do look surprised.
I was; but I smiled.
You've turned Red, Susan? How long since? Overnight?
Not red, answered Susan, with bravely forced gayety; pinkish,
say! I haven't fixed on my special shade till I'm sure it becomes me.
It's certain to do that, dear.
She bobbed me a little bow across the cloth, much in the old happy
stylealas, not quite. But I never did like washed-out colors, she
threw in for good measure.
You are irresponsible, then! Suppose Phil could hear youor
Jimmy. Jimmy'd say your Greenwich Village friends were corrupting you.
Perhaps they are?
Perhaps they are, echoed Susan, but I think not. I'm afraid it
goes farther back, Ambo. It's left-over Birch Street; that's what it
is. So much of me's that. All of me, I sometimes believe.
Not quite. You'll never escape Hillhouse, either, Susan. You've had
Yes, I've had both, she echoed again, almost on a sigh, pushing
her untasted demi-tasse from her.
Suddenly her elbows were planted on the cloth before her, her
faceshadowed and too finely drawndropped between her hands, her
eyes sought and held mine. They dizzied me, her eyes....
Ambo, she said earnestly, I suppose I'm a dreadful egotist, but
more and more I'm feeling the real me isn't a true child of this world!
I love this worldand I hate it. I don't know whether I love it most
or hate it most. I bless it and damn it every day of my lifein the
same breath often. But sometimes I feel I hate it mosthate it for its
cold dullness of head and heart! Why can't we care more to make it
worth living in, this beautiful, frightful world! What's the matter
with us? Why are we what we are? Half angelsand half pigs or goats or
saber-toothed tigers or snakes! Each and every one of us, by and large!
And oh, how we do distrust our three-quarters angelswhile they're
living, anyway! Dreamersmad visionariessocial rebelsoutcasts!
Crucify them, crucify them! Time enough to worship themages of
to-be-wasted time enoughwhen they're dead! She paused, still holding
my eyes, and drawing in a slow breath, a breath that caught midway and
was almost a sob; then her eyes left mine.
Therethat's over. Saying things like that doesn't help us a bit;
it'ssilly.... And half the idealists are mad, no doubt, and
have plenty of pig and snake in them, too. I've simply coils and coils
of unregenerate serpent in meand worse. Oh, Ambo dearbut I've a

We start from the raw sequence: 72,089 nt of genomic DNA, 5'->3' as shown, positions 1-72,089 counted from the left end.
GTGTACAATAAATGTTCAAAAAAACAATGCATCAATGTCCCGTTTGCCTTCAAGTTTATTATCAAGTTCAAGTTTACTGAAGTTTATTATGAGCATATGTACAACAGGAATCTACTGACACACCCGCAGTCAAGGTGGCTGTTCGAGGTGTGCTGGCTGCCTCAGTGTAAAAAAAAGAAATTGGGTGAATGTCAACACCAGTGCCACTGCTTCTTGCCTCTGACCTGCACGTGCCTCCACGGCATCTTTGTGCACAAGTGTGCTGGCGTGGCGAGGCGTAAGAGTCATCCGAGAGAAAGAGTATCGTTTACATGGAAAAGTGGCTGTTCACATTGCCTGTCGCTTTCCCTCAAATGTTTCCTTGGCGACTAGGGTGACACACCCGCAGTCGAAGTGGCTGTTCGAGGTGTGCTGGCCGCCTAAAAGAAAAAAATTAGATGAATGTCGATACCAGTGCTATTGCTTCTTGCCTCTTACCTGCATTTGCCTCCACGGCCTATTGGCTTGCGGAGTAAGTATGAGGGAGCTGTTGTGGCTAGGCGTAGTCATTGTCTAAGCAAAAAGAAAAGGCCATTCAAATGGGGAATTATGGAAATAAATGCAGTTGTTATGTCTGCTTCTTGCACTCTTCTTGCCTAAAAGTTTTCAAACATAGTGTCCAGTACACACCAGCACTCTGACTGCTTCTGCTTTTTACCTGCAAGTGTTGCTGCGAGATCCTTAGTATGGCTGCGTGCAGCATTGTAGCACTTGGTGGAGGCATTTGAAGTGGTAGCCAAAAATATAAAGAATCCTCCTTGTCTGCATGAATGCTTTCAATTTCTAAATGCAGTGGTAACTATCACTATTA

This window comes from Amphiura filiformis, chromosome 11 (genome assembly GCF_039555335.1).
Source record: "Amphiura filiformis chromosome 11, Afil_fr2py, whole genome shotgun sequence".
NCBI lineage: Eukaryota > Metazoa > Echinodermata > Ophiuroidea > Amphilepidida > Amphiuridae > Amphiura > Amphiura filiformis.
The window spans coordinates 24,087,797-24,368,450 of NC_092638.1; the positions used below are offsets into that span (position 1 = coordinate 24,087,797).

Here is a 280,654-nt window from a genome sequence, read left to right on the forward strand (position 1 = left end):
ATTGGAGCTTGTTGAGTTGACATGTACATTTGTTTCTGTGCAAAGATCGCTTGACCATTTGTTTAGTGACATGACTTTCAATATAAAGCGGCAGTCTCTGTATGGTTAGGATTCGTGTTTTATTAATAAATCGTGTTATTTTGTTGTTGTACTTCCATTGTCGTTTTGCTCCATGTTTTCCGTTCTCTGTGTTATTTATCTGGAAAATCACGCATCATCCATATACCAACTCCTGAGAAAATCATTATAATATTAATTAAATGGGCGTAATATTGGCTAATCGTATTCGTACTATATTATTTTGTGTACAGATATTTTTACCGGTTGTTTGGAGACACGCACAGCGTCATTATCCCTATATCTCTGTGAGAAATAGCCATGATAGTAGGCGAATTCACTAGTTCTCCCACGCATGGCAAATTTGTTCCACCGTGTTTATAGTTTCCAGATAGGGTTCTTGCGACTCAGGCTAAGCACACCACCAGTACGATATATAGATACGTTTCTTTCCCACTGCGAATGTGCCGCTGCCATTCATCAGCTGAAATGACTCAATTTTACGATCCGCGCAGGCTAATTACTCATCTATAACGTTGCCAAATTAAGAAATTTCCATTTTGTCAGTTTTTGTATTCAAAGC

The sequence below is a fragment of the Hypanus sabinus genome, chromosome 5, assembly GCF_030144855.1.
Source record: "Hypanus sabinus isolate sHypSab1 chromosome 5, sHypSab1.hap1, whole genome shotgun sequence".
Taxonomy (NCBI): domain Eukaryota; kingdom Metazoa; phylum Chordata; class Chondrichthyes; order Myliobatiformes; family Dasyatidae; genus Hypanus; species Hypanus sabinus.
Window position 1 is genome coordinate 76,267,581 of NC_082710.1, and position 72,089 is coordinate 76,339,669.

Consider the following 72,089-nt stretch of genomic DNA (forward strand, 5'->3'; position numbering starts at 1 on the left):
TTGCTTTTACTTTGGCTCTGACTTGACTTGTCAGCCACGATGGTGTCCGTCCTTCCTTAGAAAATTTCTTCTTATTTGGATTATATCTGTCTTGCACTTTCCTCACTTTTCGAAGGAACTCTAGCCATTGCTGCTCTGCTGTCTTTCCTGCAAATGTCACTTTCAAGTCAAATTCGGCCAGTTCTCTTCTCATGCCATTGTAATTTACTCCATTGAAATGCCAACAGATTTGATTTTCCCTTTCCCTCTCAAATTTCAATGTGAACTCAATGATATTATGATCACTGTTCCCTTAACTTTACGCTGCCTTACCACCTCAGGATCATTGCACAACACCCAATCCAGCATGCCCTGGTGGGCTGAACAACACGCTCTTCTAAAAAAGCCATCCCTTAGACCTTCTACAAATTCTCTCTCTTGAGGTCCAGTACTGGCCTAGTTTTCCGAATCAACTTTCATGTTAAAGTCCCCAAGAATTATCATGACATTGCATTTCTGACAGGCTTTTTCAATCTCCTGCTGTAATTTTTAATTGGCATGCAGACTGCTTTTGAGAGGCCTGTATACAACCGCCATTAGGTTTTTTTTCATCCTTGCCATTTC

dream in me beyond all that, and a great longing to help it come true!
But it doesn'tit won't. I'm afraid it never willhere. Will it
there, Ambo? Is there a there?... Have we got all of Sister
that clean fire couldn't take, shut up in that tiny vase?
We can hope not, at least, I replied.
Hope isn't enough, said Susan. Why don't you say you know we
haven't! I know we haven't. I do know it. It's the only thing I
A nervous waiter sidled up to us and softly slipped a small metal
tray before me; it held my bill, carefully turned face downward.
Anything more, sir? he murmured.
A liqueur? I suggested to Susan. She sat upright in her chair
again, with a slight impatient shake of the head.
I ordered a cigar and a fine champagne. The waiter, still
nervously fearful of having approached us at a moment when he suspected
some intimate question of the heart had grown critically tense, faded
from us with the slightest, discreetest cough of reassurance. He was
not one, he would have us know, to obtrude material considerations when
they were out of place.
No; I can't go with Mr. Sampson, Susan was saying; and he'll be
hurthe won't be able to see why. But I'm not made to be an editorof
anything. Editors have to weigh other people's words. I can't even
weigh my own. And I talk of nothing but myself. Ugh!
You're tired out, overwrought, I stupidly began.
Don't tell me so! cried Susan. If I should believe you, I'd be
But, I blundered on, it's only common sense to let down a little,
at such a time. If you'd only take a real rest
There is no such thing, said Susan. We just struggle on and on.
It's rather awful, isn't it? And presently, very quietly, as if to
herself, she said over those words, surely among the saddest and
loveliest ever written by mortal man:
From too much love of living,
From hope and fear set free,
We thank with brief thanksgiving
Whatever gods may be
That no life lives forever,
That dead men rise up never;
That even the weariest river
Winds somewhere safe to sea.
To sea, she repeated; to sea.... As if the sea itself knew
rest!Now please pay your big fat bill from your nice fat pocketbook,
Ambo; and take me home.
If I only could! was my despairing thought; and I astounded the
coat-room boy, as I tipped him, by muttering aloud, Oh, damn Jimmy
Yes, sirthank you, sirI will, sir, grinned the coat-room boy.
On our way downtown in the taxi Susan withdrew until we reached her
West Tenth Street door. Good-night, Ambo, she then said; don't come
with me; and thank you for everythingalways. I crossed the pavement
with her to the loutish brownstone front-stoop of the boarding house;
there she turned to dismiss me.
You didn't ask my second reason for not going on the review, Ambo.
You must know it though, sooner or later. I can't write any
morenot well, I mean. Even my Dax paragraphs are falling off; Hadow
Bury mentioned it yesterday. But nothing comes. I'm sterile, Ambo. I'm